Pretty P.O.V.: Kevin.Murphy Color.Bug Friday 29 June, 2012
Last year, a hairdresser introduced a colleague of mine to Kevin.Murphy Color.Bugs. The way she described the cute critters: Temporary color, much like a chalk, that can easily be applied to the hair and be washed out that same day. My ears instantly perked up. At that point, the chalking craze had not struck; this […]
Last year, a hairdresser introduced a colleague of mine to Kevin.Murphy Color.Bugs. The way she described the cute critters: Temporary color, much like a chalk, that can easily be applied to the hair and be washed out that same day. My ears instantly perked up. At that point, the chalking craze had not struck; this idea of color powder that isn’t a spray was very intriguing. I sought out the little “bugs,” and when I finally had them in my possession, I set to work doing what I’d wanted to do to my hair, but hadn’t committed to yet: dip-dying my ends in a pastel hue.
Let’s delve into these little pods: The dome-shaped bug has a flat side with a plastic lid. When you remove the lid, you have a flat panel of colored chalk (known as a “color pad”). The idea is that you grip the dome with one hand (it even has finger slots!) while using your other hand to press your hair against the chalk. You then slide the pod against your hair, pressing as you go. Easy enough.
(Snow day + lavender tips = some lavender-stained snow.)
Well, let’s just say this: Color.Bugs aren’t exactly meant for dip-dying. Let me explain. The powdery colorant is extremely soft. So much so, when you run it over your hair, a fine dust of the stuff falls all around you. What this translates to when you’re doing a large portion of your hair (i.e. dip-dying): a floor that matches your ends. My advice: Don’t attempt chalking your hair with Color.Bugs over a carpet or rug you care about. Always stand on tile or a wood floor where you can easily mop away the aftermath. (Somebody learned this the hard way.)
Also what this means: You need to wear something you don’t care about during the application period. The company suggests putting a towel over your shoulders; I find this cumbersome. A dingy T-shirt works perfectly—use it.
When I finished “bugging out,” I massaged the color into my strands as recommended, and then grabbed a can of hairspray and sprayed the hell out of my ends to seal in the color. But, to my dismay, each time I dip-dyed with Color.Bugs, despite shellacking a fortress of lacquer around my tips, the color wore off on my clothing. (This is not unique to Color.Bugs; it’s actually happened with all of the other “chalk” colorants, like Hair Flare Color Rub, I’ve used. Maybe a temporary sealing system should be developed?) This wasn’t a huge deal; it washed off easily enough. But, I looked silly with pink or lavender or orange on my clothes—and my husband never ceased to remind me of this fact.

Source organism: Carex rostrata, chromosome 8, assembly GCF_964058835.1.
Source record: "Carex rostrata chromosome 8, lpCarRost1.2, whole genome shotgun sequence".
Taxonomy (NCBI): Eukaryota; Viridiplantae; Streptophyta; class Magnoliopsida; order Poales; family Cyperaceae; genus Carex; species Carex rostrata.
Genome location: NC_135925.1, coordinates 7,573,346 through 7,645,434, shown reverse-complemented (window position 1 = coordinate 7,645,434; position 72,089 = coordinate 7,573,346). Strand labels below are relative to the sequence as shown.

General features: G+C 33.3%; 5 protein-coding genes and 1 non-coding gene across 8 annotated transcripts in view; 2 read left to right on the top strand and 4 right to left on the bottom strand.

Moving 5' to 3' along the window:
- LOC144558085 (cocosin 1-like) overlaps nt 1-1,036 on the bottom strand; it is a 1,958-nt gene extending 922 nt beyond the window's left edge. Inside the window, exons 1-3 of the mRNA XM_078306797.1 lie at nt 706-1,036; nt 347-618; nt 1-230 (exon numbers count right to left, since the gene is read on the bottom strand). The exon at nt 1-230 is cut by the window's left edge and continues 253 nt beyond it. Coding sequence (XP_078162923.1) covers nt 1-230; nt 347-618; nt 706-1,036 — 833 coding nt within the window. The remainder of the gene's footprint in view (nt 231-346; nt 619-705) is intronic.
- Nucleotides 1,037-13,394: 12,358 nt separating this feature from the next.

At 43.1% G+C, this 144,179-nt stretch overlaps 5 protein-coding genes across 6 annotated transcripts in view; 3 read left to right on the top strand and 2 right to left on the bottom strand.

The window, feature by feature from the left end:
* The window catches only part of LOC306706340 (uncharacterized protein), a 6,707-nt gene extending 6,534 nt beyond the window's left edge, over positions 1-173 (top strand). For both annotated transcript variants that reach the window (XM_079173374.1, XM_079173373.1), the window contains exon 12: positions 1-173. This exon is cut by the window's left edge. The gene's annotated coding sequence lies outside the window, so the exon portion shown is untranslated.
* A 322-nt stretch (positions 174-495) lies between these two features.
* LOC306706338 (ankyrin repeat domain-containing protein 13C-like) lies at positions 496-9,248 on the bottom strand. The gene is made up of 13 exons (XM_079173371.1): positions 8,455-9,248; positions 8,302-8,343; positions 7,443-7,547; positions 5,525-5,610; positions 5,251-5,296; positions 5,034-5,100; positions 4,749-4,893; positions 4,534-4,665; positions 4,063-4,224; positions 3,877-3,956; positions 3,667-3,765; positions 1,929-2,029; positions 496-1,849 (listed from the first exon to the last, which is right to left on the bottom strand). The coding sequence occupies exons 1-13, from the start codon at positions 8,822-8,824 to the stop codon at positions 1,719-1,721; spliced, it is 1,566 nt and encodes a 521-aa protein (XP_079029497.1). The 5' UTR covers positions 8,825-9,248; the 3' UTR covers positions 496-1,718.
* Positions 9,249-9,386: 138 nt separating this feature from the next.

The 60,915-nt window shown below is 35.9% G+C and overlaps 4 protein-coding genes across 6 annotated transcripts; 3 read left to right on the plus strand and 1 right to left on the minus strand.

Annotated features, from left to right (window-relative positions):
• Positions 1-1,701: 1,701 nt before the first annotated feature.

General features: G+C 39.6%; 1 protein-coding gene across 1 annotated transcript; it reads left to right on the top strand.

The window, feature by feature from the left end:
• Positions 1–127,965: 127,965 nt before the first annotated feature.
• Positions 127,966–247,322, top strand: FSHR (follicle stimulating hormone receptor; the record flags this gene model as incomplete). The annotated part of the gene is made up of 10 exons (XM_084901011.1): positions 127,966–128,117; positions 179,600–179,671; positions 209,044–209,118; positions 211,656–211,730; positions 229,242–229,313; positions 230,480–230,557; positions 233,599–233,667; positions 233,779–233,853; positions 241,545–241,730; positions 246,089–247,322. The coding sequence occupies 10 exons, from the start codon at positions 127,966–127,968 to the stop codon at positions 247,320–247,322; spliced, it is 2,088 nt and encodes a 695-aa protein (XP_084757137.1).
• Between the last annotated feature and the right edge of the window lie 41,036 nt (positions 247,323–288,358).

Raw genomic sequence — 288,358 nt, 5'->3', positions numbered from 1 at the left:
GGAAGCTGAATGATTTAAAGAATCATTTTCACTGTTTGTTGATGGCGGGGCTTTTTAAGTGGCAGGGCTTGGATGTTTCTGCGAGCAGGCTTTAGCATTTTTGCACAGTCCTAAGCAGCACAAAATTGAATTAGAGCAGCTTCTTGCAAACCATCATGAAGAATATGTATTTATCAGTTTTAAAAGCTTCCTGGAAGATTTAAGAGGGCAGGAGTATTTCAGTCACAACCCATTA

Another reason to skip the dip-dye: Though the dome appears to contain a lot of chalk, the “color pad” is only a quarter-of-an-inch or so deep. Dip-dying doesn’t serve to conserve the chalk; you tend to use up a lot of it in just one sitting if you choose to color your tips to your mid-lengths.
(Pink-tipped while styling a photo shoot)
Where the Color.Bug does excel is in streaking—it’s very cheeky like that! What I mean is: When you apply it as a highlight from root to tip in a few areas, there are no issues with color wearing off on clothing or skin. So if you seek brightly colored streaks, this is your bug. Plus: When you streak, you use less chalk, hence your bug lasts longer. And, because you are only depositing color as streaks, that fine mist of dust is practically nonexistent.
I tried out all three colors—Pink, Purple and Orange—and as logic would have it, the lighter your hair, the brighter the results. The purple is deep—practically violet—but I found if you apply the color and then brush through it, you can soften up the hue to a lovely lavender quite easily. The Orange (seen in the main image above) looks like a fiery red when applied, but can also be softened up with the old brush-through trick.
When the time came to wash out my new-found hair hues, the color removed like a dream; I had no issues with color retention, despite the fact that my ends are bleached and fried. However, the company does warn that double-process blondes may find that they need to wash their strands a few times to wave goodbye to the color.
One last note about chalking in general: My thoughts are that streaks are the way to go with ANY chalk, not simply because of the mess factor, but because chalk is a powder. Powder inherently dulls hair, giving it a matte texture. So if you decide to chalk a large section of hair—say, your ends to your mid-lengths—you risk dulling the finish. And we all want our ends to look shiny and healthy, rather than spotlight their inadequacies (split ends, frizz, etc.).
Recently I streaked a few pieces around my face in all three hues, starting with purple fading into orange fading into pink. It was easy; it was temporary; it was beyond cool-looking; there was no fuss or mess. Streaks, people. Keep it to the streaks.
Get your temporary color on with Kevin.Murphy Color.Bugs at kevinmurphy.com.au.